Although many design practitioners bring thermodynamic concerns into the design domain, thermodynamics have not yet been fully integrated into design practice. ’Skin Patterning’ is a reﬂection o n the detailed and in-depth understanding of interactions between surfaces and their non-visible atmosphere, as two systems that are exchanging energies and consequently forming various microclimates. Microclimates are loclised constituents of a larger climate or macroclimate that are generated through a complex synergy of invisible meteorological elements: airﬂow, t emperature, and humidity. These environmental factors are constantly changing as the result of energy exchanges through various mechanisms of radiation, convection, conduction, and thermodynamic phase transition. The resulting microclimates can be warmer, cooler or damper in comparison to the surrounding global climate. We have non-visual experiences of these thermal transients in our daily life. The microclimate around a greenery wall is an intimate example of a cooler and damper microclimate that is forming as the result of energy exchanges between plants and their environments. The role of such localised climates is notable in harsh climates such as hot and arid zones to mitigate heat and bring ease and comfort for inhabitants, which requires the knowledge of thermodynamics and energy ﬂow. This research investigates a novel design strategy to design patterned skins through thermodynamic studies. This research contributes to the body of knowledge through developing a novel but practical architectural framework by instituting well-planned and original strategies in creating an active feedback loop between design and thermal related analysis. Since this research is not concerned with the theoretical studies of thermodynamics but with its practical integration into design, to generate design layouts for surface articulation it was necessary to go beyond the traditional research methods to an approach in which design becomes the central activity. Hence, this research has developed three main practical thermal investigations and a series of reﬂective designs. Through three main investigations, entitled Pilot Thermal studies, Airﬂow and Porosity and Airﬂow and Solidity, thermal transition between surfaces and their surroundings has been visualised and the results and reﬂections have been documented. This research through design proposes a series of interactive platforms to bring thermodynamic and microturbulence studies into the design process of boundaries through cross-simulations and diversifying visualisation techniques and tools. Through the design of different thermal exploratory platforms I demonstrate how far designers can be supported in an active way through interactive empirical studies, which would gradually be advanced by using low cost technology of Arduino sensors, a Robot hand for simulating dynamic movement of heat source, thermography for radiation studies, an optical ﬂow visualisation technique for convection studies, and also by using Augmented Reality for improving the physical interaction with the visualised environment to collect and record data in different locations. Rather than restricting the thermodynamic studies to the linear thermal performance analysis by the aid of off-the-shelf digital performance analysis tools, this research took the advantage of an approach between physical and digital. Accordingly this research presents a complementary Analog-Digital approach through which several Thermal Sensing Platforms (TSPs) have been developed to support live data visualisation of interrelated thermal that can be underestimated through digital performance analysis. The duality between empirical and digital studies, between design of small scale components and large scale compositions, and between digital manufacturing and hand making has become the combinatory components of this dynamic exploration. Further critical reﬂections on the outcomes from these investigations turned into the design of a series of innovative 3D ceramic components for facades, entitled 3D ceramic tiles with innovative features that enable them to act as patterned skins. These design outcomes exempliﬁed how thermodynamic studies through design-oriented analysis platform and cross-simulations can be implemented into design of building products for facade and lead to speculation and generation of innovative design solutions. Ultimately, this research opens up new possibilities and horizons for the innovative design of patterned skins by including microturbulence and thermodynamics in the design process.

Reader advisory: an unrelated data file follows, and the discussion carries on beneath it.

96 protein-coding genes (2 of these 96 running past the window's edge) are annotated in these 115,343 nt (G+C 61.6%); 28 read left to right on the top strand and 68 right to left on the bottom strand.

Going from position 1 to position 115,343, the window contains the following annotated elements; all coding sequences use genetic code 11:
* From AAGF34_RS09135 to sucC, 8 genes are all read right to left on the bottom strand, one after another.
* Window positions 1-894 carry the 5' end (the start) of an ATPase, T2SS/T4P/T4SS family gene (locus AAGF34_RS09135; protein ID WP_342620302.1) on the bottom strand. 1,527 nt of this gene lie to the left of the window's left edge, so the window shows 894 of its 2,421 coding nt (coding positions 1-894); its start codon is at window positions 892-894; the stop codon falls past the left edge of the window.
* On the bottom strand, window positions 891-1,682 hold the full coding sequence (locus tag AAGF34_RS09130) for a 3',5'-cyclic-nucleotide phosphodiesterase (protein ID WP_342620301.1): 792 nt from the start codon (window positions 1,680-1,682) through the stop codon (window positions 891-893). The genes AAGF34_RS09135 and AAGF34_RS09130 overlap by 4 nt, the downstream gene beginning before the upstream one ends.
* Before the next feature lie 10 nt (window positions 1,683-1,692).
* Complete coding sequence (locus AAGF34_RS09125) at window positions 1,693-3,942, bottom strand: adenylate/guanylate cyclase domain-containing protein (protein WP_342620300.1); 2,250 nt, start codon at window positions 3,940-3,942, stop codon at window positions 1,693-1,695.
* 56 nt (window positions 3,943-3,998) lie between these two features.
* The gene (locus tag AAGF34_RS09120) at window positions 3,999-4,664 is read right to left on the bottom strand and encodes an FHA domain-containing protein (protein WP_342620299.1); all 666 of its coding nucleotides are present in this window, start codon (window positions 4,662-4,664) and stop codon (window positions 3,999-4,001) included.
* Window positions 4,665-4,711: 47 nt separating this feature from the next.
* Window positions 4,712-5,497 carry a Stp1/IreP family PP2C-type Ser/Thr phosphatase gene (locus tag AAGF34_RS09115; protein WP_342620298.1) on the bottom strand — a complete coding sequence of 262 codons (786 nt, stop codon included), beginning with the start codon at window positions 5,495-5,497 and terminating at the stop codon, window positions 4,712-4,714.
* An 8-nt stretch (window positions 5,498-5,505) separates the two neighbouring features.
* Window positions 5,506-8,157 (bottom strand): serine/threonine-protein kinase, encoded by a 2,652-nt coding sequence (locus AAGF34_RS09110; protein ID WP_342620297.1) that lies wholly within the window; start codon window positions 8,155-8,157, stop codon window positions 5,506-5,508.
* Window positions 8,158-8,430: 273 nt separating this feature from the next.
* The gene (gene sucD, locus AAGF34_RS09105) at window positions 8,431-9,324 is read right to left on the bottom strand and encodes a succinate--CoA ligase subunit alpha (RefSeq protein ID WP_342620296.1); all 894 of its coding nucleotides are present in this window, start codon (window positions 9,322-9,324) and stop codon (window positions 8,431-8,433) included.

Examiners: Prof Sambit Datta, Dr Paul Osmond Supervisors: Dr Malte Wagenfeld, Prof Jane Burry